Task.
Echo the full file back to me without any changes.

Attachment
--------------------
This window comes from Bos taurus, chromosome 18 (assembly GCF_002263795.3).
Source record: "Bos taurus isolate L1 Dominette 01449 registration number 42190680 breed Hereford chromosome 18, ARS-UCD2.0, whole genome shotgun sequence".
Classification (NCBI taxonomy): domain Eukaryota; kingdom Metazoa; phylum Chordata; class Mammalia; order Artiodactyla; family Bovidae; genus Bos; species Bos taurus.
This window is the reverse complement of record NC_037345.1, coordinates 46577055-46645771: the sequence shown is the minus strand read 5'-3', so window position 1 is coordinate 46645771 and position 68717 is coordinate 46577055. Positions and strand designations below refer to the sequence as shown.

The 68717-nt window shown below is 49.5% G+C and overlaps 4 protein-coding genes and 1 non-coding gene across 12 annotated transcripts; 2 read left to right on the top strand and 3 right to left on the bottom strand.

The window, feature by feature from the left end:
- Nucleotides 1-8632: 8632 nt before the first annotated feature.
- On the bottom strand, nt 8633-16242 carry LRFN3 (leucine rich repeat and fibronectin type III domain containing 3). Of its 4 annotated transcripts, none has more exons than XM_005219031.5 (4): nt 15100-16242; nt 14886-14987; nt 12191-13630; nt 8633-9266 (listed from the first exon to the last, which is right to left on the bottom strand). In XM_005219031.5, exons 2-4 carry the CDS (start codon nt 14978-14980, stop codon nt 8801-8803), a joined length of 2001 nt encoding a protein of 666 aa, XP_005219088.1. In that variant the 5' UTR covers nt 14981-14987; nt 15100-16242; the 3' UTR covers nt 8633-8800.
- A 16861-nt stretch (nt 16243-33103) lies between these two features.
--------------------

This window comes from Bos taurus, chromosome 18 (assembly GCF_002263795.3).
Source record: "Bos taurus isolate L1 Dominette 01449 registration number 42190680 breed Hereford chromosome 18, ARS-UCD2.0, whole genome shotgun sequence".
Classification (NCBI taxonomy): domain Eukaryota; kingdom Metazoa; phylum Chordata; class Mammalia; order Artiodactyla; family Bovidae; genus Bos; species Bos taurus.
This window is the reverse complement of record NC_037345.1, coordinates 46577055-46645771: the sequence shown is the minus strand read 5'-3', so window position 1 is coordinate 46645771 and position 68717 is coordinate 46577055. Positions and strand designations below refer to the sequence as shown.

The 68717-nt window shown below is 49.5% G+C and overlaps 4 protein-coding genes and 1 non-coding gene across 12 annotated transcripts; 2 read left to right on the top strand and 3 right to left on the bottom strand.

The window, feature by feature from the left end:
- Nucleotides 1-8632: 8632 nt before the first annotated feature.
- On the bottom strand, nt 8633-16242 carry LRFN3 (leucine rich repeat and fibronectin type III domain containing 3). Of its 4 annotated transcripts, none has more exons than XM_005219031.5 (4): nt 15100-16242; nt 14886-14987; nt 12191-13630; nt 8633-9266 (listed from the first exon to the last, which is right to left on the bottom strand). In XM_005219031.5, exons 2-4 carry the CDS (start codon nt 14978-14980, stop codon nt 8801-8803), a joined length of 2001 nt encoding a protein of 666 aa, XP_005219088.1. In that variant the 5' UTR covers nt 14981-14987; nt 15100-16242; the 3' UTR covers nt 8633-8800.
- A 16861-nt stretch (nt 16243-33103) lies between these two features.